Tuesday, August 24, 2010

Duck Meets the Grill

I was trying to remember if I'd ever grilled a whole duck on the barbecue before.   My first thought was too much fat, resulting in too many flare ups, resulting in a charred black duck.  But I'm sure my master griller, Chris, will be up to the challenge.  To help us along, I decided to debone the duck so that it can lay flat and cook evenly.  It is pretty much exactly like deboning a whole chicken.  The one tool that will make your life much easier is a good filet knife.  It is indispensable in all deboning and filleting work.  Once you use one, you will discover it is life changing.  


My garden potatoes are ready to harvest, but I wonder what I will find given my consistent periodic digging for a few to cook up.  Today I hunted for a variety of yukon gold, pontiac red, and yellow fin.  I made whipped potatoes which were absolutely divine.  To confess, I must say the added ingredients could make any potato heavenly.  I boiled them in chicken stock with a couple of smashed garlic cloves.  When the potatoes were tender and the stock almost evaporated, I added cream, butter and whipped with a hand mixer.  Then I stirred in grated gruyere and finished with sauteed scallions.  Pure satisfaction in a single bite.


I marinated the duck in the following for about 2 hours:
1/2 cup orange juice
1/4 cup port
2 tbsp balsamic vinegar
2 tbsp sweet hot mustard
1 shallot, minced
1 tsp canola oil
1 tsp salt


Grill slowly over low heat to avoid flare ups.  This is not an item to put on the grill and walk away.  Care and attention needed.  The duck was quite fabulous as well.  Maggie said the skin was her favorite.  She's an Emerton.  I loved the sweetness, the cooked perfection, and the ducky flavor.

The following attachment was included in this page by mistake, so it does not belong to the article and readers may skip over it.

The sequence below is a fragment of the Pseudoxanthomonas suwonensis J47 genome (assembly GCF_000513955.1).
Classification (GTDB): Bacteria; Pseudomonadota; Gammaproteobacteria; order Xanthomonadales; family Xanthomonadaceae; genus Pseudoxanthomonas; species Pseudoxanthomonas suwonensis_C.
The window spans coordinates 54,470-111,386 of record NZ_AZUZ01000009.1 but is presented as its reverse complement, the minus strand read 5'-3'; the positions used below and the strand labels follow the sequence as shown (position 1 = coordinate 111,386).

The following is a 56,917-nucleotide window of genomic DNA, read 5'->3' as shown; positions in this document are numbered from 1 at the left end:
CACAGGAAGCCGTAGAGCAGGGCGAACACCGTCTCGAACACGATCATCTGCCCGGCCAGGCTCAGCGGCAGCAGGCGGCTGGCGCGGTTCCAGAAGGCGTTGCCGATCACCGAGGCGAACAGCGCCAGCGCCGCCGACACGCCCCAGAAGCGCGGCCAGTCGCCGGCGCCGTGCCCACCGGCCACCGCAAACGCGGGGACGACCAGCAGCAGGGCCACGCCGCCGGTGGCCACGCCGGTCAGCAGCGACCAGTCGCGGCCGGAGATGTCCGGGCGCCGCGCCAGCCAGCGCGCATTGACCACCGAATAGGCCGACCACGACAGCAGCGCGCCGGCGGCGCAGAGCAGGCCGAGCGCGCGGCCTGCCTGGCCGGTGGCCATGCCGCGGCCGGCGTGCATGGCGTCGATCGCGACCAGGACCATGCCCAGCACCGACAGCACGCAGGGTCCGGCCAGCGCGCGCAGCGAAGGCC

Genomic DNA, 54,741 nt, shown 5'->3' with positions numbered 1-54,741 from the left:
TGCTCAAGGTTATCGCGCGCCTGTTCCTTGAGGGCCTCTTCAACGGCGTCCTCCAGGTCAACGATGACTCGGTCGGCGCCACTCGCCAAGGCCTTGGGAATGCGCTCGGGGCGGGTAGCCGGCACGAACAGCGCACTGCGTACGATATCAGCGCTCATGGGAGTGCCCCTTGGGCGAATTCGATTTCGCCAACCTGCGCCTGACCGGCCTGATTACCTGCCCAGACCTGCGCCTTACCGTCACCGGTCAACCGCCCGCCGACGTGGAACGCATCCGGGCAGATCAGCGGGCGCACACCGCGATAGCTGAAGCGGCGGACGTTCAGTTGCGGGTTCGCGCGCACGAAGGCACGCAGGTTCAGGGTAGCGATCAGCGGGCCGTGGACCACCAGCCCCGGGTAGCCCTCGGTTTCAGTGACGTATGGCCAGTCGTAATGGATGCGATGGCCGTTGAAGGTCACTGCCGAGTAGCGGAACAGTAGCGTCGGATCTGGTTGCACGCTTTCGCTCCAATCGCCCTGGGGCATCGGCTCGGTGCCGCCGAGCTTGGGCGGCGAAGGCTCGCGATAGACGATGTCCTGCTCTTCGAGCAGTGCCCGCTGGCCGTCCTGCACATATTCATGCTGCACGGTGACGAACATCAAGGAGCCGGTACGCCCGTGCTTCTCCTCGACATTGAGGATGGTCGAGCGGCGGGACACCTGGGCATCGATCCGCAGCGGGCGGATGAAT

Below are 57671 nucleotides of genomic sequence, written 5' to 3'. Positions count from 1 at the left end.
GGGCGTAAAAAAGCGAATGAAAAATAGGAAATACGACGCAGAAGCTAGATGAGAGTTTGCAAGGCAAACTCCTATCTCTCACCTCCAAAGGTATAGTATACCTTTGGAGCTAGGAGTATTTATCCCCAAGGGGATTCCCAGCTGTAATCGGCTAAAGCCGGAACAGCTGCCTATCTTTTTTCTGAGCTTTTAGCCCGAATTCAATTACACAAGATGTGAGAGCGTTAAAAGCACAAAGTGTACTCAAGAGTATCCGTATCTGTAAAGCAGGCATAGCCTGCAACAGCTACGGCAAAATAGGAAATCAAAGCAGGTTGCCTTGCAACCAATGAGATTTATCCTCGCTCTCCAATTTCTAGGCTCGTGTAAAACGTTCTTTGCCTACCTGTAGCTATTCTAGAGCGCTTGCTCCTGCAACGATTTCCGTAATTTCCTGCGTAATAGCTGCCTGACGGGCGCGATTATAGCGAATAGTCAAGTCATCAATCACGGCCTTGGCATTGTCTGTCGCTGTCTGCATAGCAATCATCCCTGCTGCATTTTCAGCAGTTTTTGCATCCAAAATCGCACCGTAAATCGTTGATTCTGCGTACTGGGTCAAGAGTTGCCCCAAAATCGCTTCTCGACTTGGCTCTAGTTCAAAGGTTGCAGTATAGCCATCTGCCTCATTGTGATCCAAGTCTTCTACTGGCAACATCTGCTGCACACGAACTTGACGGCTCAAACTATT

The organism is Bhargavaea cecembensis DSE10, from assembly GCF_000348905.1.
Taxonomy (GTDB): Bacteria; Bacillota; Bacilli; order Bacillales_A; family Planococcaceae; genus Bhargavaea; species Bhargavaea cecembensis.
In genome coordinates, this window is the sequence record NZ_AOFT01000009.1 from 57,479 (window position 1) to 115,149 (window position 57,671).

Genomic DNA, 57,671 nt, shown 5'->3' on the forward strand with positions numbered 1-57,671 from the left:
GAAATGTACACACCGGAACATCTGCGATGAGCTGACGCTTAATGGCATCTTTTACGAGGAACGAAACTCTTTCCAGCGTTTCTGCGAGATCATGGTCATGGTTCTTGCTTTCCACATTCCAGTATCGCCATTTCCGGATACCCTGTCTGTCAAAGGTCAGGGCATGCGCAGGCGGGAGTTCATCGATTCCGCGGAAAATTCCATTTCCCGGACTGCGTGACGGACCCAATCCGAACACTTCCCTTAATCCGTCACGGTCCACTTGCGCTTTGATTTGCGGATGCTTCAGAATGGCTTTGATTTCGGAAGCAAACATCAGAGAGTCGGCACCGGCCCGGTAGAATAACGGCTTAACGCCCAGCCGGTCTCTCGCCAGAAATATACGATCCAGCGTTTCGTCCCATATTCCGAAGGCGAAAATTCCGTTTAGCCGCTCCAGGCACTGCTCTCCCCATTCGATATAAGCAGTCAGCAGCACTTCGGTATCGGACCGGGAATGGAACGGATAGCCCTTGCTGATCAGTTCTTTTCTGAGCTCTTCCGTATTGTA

You will have to excuse the perhaps explicit photos, but I thought I'd share a few of the deboning process.
Start at the back by making a slit straight down the middle.
Work your knife using the tip only and slide it gently along the bone of the duck.  With a sharp filet knife, you will not need to exert much strength and it will be easy to slide the blade just along side the bone.  When you get to the joint of the leg or wing, find the soft spot in between the bone and socket and split it apart with the knife tip.  I take the bone of the leg with the leg first and then remove the bone after separating the whole duck from its skeleton.
If you've ever watched 'Alien', you will recognize the duck's skeleton on the left.  This may be enough to put you off meat, but I must say, you get used to it.  I remember my mom going through a no meat phase when my parents owned their restaurant.  After working with so much meat on a daily basis, it was enough to turn her off for a while.

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